Hard work leads to success for Mitchell Brooker-Smith as he both toils and triumphs at South Wales 2000.
It’s been a great month in terms of positive results, with the highlight being the amazing success I enjoyed at the Welsh Grand Prix at South Wales 2000.
On 22 June, my grandparents and I travelled up to East Yorkshire Clay Shooting Ground for a British Shooting training camp in preparation for the Junior World Cup in Suhl, Germany. We were fortunate enough to have Richard Brickell coaching us on the day.
Richard was the Commonwealth Champion in Delhi 2010, and represented Great Britain at the Athens 2004 and London 2012 Olympics, so it was safe to say that myself and the other Juniors were in good, knowledgeable hands!
The idea behind this training session was to choose a ground that replicated the ranges we would be competing on in Suhl, hence using East Yorkshire as the venue. We trained hard while the hot sun spilled across the Yorkshire countryside.
Having had the opportunity to put in some structured training, I felt more than ready to compete at my first Junior World Cup. Thank you very much to Richard and to British Shooting for this helpful opportunity, and to Lucy Hall and Rob Hall at East Yorkshire for setting up some fantastic targets to train on.
The weekend after training at East Yorkshire, South Wales 2000 were holding the Welsh Grand Prix alongside the WTSA (29-30 June). I was very fortunate, as the week before the Grand Prix I had my school work experience at South Wales 2000. This gave me the chance to get some extra training in!
But despite the privilege of having a range to train on within walking distance, I focused more on the work than training. In my four days working at South Wales I only trained twice, as although the Grand Prix was important to me, I really wanted to do my best and take advantage of the amazing opportunity of working in the shooting industry.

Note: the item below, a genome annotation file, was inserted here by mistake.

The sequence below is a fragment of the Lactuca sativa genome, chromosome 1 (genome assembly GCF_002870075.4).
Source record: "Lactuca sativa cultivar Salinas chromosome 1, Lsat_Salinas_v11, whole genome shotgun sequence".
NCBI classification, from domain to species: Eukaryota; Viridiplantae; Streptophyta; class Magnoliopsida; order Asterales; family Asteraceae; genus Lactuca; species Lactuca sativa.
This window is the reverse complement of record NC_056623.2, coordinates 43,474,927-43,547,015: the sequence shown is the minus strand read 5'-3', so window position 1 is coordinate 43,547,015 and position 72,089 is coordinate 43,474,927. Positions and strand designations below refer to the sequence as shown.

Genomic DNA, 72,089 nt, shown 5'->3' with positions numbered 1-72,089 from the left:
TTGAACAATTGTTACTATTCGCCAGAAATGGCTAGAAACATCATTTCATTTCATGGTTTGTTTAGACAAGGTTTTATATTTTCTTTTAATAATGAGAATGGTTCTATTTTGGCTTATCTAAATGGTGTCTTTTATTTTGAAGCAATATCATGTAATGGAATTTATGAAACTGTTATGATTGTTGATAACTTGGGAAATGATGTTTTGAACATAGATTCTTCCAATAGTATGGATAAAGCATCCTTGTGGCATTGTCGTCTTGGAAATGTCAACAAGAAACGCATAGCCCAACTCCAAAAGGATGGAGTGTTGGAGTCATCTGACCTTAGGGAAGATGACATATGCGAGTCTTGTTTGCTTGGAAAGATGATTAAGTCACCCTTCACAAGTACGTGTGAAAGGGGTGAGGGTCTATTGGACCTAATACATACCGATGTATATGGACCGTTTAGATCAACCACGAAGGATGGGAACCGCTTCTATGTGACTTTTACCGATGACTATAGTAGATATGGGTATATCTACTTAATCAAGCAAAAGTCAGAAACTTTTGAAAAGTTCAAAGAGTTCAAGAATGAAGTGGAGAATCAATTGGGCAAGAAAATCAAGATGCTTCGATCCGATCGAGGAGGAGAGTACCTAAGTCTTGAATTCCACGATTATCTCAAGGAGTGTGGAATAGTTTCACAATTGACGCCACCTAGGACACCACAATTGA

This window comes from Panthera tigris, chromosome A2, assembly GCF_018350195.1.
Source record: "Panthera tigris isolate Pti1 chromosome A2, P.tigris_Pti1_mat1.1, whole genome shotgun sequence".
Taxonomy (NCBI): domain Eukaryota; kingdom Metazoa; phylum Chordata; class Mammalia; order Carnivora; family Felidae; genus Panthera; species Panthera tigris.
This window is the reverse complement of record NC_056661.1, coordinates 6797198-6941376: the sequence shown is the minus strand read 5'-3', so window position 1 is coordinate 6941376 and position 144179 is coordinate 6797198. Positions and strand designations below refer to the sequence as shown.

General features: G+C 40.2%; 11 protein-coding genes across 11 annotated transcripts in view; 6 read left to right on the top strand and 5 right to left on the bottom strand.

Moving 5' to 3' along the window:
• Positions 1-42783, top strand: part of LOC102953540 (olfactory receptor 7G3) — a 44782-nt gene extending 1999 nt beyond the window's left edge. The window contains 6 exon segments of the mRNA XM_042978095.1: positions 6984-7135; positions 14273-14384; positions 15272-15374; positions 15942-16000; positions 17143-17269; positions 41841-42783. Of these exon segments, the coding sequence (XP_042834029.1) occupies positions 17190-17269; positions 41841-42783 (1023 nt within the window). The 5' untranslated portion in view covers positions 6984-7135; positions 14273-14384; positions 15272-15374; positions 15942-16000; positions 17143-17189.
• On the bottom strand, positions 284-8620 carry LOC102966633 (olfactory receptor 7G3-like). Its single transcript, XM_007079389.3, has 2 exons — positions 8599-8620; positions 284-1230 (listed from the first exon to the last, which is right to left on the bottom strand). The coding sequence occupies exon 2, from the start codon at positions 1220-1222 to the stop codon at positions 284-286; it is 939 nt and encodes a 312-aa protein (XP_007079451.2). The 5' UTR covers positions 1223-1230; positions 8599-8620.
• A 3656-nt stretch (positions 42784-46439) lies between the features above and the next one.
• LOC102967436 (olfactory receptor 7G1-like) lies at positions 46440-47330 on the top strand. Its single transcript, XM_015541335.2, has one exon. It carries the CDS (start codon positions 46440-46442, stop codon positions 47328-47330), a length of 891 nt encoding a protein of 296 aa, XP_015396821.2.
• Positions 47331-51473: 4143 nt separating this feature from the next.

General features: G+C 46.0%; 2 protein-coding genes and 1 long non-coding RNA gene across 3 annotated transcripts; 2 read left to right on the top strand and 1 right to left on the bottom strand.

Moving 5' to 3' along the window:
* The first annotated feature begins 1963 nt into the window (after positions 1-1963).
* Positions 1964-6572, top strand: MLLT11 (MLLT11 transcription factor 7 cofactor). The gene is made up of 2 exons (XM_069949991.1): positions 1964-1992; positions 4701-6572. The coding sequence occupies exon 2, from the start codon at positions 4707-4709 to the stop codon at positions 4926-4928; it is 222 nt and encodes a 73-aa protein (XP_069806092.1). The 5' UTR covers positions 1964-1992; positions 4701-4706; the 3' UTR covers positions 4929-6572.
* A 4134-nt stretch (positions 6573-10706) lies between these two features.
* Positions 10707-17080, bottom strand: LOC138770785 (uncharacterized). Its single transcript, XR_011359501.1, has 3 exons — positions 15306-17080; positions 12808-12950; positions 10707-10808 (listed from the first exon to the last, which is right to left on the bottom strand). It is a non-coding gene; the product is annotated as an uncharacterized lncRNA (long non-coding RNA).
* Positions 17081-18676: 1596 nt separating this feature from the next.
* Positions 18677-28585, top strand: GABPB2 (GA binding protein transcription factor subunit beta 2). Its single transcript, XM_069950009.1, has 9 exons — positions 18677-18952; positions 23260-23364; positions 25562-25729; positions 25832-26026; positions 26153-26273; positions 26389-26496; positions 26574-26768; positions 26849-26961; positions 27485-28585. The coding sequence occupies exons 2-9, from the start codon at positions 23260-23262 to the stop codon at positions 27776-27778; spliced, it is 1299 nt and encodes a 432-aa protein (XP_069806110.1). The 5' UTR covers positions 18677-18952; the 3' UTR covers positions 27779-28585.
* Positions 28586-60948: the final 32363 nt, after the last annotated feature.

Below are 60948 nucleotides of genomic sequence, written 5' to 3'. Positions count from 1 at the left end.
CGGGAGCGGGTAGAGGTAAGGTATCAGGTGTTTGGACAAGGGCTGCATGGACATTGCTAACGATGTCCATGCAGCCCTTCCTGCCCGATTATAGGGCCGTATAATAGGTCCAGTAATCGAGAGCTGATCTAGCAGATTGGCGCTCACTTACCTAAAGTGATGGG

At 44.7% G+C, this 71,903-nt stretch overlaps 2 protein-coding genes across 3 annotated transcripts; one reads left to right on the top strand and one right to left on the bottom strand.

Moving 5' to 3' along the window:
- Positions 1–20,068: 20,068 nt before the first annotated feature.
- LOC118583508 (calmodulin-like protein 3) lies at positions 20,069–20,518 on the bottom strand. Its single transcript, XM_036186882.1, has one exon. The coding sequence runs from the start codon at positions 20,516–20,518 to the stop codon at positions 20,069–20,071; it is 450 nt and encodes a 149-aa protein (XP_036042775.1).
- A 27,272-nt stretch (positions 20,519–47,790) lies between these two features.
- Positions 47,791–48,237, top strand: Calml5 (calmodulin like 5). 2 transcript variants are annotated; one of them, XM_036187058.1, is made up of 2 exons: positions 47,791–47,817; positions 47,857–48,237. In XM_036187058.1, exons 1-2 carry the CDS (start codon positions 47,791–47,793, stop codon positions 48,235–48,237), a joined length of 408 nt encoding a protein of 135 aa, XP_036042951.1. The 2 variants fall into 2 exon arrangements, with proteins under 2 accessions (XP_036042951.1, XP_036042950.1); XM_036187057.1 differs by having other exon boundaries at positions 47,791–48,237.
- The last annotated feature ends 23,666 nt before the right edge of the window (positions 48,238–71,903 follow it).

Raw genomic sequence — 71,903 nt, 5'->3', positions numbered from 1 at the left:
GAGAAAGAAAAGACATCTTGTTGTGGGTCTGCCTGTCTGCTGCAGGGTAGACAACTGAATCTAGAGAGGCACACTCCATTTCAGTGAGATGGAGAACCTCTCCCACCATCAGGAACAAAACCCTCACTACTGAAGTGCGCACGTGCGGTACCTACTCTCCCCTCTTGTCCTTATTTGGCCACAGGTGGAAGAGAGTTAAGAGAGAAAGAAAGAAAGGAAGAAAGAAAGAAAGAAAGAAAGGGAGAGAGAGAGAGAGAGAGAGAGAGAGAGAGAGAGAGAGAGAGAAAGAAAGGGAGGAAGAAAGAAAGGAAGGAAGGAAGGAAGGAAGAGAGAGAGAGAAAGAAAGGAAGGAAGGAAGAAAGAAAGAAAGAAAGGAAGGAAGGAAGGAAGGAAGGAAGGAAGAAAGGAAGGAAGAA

Nevertheless, Mike Amodeo was kind enough to allow me the Friday off work to train for the upcoming competition.
The Welsh Grand Prix on 29-30 June was a fantastic weekend, which will definitely go down as one of my most memorable shooting experiences. Day one was glorious. The sun was shining, there wasn’t the slightest gust of wind, and there were no clouds to be seen for miles – perfect conditions to shoot in.
These conditions certainly worked to my advantage; on day one, I managed to shoot 99/100. My miss was a high 2 single on my first round that was a bit hard to take in, but despite this setback I was more than pleased with the end result, including the 75-straight I put in afterwards.
Day two was a very different story; the sun was being sheltered by the clouds and there were rapid winds shrieking across the mountain. I tried my best to fight through the tough conditions and started the day off with a 21/25 – a bit disappointing considering my scores on day one, but still a respectable start to a new day.
The wind eventually calmed down as the day progressed, and I managed to end with a 93/100, giving me a total score of 192/200 for the weekend. We shot the final under old ISSF rules, which meant shooting an extra round on top of the qualifying score.
Going into the final, I had a 32-target lead on the shooter in bib two, so it was mathematically impossible for me to be beaten, but I still took part in the spirit of good sportsmanship.
As the Welsh Grand Prix came to end, I was able to take overall High Gun with a qualifying score of 192/200, as well another 25-straight in the final! (217/225 in total).
Thank you to Mike Amodeo, the WTSA and the team at South Wales 2000 for putting on a fantastic competition.
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